Fax Not Going Through? Here’s 7 Tips To Make It Send


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It’s always frustrating when a fax won’t go through—the good news is, there are plenty of simple troubleshooting steps you can try to get things working. Whether you’re using an analog fax machine or an online fax service, these tips can help you solve some of the most common issues. 

Why Is My Fax Not Going Through?

It’s helpful to understand the basics of how faxes work if you’re trying to troubleshoot a fax issue. Long story short, a fax machine takes some kind of visual input and converts it into an analog or digital signal to send somewhere else. The kind of signal it sends generally depends if you’re using an analog fax machine (which takes scans of documents) or an online fax service (which uses image files). 

Those signals are then sent to a recipient via phone lines or over the internet, where they are translated back into their original visual form—be it a printed document or an image file. 

Note: There’s typically no crossover between analog and digital systems here, but there is a way to use an analog fax machine for sending faxes over the internet. This requires something called an Analog Telephone Adapter (ATA), which converts signals from analog fax machines into digital ones that can be sent via the internet. Essentially, this just adds one more step to the process. 

In any case, if you’re having trouble sending faxes, you’ll want to start with the following actions.  

Tip 1: Clean the Fax Machine

If you’re working with an analog fax machine, this is far and away the most common reason that faxes don’t send right. Despite their age, fax machines are complex pieces of equipment with dozens of moving parts. If something goes wrong with any of them, it could cause an issue.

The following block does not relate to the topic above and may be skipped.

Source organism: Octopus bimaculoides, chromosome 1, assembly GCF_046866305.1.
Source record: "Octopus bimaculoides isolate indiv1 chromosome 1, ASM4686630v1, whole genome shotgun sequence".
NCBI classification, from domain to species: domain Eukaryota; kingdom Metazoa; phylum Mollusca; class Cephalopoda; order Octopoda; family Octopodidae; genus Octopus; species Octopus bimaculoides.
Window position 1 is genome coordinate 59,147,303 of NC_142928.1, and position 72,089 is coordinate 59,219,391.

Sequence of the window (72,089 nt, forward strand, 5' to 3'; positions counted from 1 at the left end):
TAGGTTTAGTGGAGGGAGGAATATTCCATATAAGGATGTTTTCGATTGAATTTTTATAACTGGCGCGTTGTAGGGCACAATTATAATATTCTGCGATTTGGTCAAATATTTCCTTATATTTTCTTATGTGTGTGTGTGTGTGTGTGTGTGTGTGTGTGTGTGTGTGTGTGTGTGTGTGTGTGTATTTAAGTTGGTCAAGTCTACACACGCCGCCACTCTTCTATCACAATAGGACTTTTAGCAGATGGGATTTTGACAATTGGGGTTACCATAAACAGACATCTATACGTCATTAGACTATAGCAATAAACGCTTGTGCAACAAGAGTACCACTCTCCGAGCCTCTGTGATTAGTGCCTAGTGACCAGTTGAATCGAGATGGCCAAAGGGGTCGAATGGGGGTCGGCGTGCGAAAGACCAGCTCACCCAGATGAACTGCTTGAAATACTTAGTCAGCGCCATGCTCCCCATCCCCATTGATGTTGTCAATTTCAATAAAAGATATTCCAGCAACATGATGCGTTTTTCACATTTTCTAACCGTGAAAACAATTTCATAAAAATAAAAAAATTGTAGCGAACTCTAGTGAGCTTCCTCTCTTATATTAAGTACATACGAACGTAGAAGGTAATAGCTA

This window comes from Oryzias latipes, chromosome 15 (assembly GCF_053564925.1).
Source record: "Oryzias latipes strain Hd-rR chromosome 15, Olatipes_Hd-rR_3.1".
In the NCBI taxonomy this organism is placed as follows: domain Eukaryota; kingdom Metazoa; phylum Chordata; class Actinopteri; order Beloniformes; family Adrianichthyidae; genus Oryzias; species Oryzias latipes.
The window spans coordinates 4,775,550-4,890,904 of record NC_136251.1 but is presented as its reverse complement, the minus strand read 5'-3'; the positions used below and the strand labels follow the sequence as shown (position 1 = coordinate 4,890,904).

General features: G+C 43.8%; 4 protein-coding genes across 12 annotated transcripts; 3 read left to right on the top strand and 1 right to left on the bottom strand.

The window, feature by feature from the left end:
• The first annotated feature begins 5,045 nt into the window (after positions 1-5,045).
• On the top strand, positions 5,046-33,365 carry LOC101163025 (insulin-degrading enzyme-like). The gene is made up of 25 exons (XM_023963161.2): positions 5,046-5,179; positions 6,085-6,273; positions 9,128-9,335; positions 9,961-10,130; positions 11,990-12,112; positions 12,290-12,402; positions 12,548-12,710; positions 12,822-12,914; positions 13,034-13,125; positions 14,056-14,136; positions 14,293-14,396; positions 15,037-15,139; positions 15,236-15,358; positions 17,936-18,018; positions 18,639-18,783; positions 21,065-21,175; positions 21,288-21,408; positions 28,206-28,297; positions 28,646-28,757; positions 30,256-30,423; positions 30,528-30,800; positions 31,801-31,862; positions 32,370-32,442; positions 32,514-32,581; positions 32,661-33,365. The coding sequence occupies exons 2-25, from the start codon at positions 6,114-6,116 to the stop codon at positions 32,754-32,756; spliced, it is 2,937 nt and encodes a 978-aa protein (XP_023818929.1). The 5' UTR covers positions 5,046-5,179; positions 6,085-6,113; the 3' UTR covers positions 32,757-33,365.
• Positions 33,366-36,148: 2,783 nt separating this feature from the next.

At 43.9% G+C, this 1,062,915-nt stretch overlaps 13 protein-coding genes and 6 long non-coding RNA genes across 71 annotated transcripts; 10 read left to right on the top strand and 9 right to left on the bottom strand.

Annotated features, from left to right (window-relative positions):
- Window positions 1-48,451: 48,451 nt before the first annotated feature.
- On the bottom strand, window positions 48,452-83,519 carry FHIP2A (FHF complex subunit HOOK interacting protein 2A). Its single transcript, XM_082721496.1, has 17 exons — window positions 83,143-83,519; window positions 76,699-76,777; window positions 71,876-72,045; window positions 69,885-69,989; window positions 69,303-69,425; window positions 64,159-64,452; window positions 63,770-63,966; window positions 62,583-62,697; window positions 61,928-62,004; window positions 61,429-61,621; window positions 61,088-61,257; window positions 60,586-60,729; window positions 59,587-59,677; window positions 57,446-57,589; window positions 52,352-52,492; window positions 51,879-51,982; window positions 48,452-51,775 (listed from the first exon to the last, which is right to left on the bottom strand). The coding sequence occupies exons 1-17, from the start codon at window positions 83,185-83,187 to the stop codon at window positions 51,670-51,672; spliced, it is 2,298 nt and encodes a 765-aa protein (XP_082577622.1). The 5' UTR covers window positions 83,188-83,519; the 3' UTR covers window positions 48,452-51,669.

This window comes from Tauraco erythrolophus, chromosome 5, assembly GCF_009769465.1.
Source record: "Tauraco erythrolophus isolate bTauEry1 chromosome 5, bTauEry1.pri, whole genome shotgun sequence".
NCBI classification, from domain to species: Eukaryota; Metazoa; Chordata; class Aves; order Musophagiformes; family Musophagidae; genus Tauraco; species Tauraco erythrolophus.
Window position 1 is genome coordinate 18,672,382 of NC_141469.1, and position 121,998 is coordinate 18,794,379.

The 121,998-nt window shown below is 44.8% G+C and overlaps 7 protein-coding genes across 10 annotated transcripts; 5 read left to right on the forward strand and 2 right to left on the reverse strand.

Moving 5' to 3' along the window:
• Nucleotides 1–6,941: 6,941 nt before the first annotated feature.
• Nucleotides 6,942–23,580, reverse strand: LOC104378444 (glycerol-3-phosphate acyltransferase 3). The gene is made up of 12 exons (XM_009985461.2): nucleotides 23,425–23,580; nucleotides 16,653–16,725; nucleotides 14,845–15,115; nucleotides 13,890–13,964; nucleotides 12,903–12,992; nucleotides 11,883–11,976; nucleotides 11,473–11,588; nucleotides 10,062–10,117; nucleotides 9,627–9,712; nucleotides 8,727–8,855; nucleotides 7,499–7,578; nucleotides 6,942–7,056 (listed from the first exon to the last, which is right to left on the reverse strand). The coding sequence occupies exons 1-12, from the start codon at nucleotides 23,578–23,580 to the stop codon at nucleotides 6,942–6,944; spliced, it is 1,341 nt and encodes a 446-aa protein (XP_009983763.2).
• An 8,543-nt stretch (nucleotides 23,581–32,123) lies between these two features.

Using a fax machine that has accumulated dust and grime can interfere with its operation, so if you’re hearing clicks or grinding sounds—or if you’re experiencing frequent paper jams—you’ve probably got a cleanliness issue. 

Start by checking the Automatic Document Feeder (ADF), aka the roller that feeds paper through, and then the corona wire, aka the thing that draws the ink toner off the drum and onto the paper. Both of these parts tend to develop issues over time, and both will stop a fax from sending right, so make sure they’re clean and functioning properly. Otherwise, you may need to replace them.

You should also remember to turn off and/or unplug the machine before cleaning just in case something absolutely crazy happens and you end up like Marv from Home Alone 2 when he nearly gets electrocuted. 

Tip 2: Check the Settings

This is applicable to both online fax services and analog fax machines, as configuration issues are very common reasons for faxes of all kinds not to go through. If you’re not getting a confirmation page after a fax looks to be sent, or if the fax machine or service won’t initiate sending in the first place, this is likely the issue. 

If you’re using an online fax service, make sure you’ve configured the service properly. Most services walk you through the setup process, but you can always go back and restart. 

Similarly, if you’re using an analog fax machine, make sure it’s set up according to the manual for your particular model. If you don’t have the manual, look for one online, as most manufacturers publish PDFs for easy reference.

Tip 3: Check Your Connection

A fax can’t be sent if the connection is unstable or unusable, so if it seems like everything is working fine, but the fax just won’t send, check your phone or internet connection. If you’re using an analog fax machine, check all the cables and make sure they’re plugged in properly. If you don’t hear a dial tone when you pick up the phone on the fax machine, chances are something’s wrong with the phone cord or your phone service.

If you’re using an online fax service or an analog fax machine with an ATA, double-check your network. If you’re having issues with your internet, the fax won’t be able to send, so make sure your router is set up and your internet is working properly. It doesn’t have to be super fast to send a fax; it just has to be showing up with a reliable signal.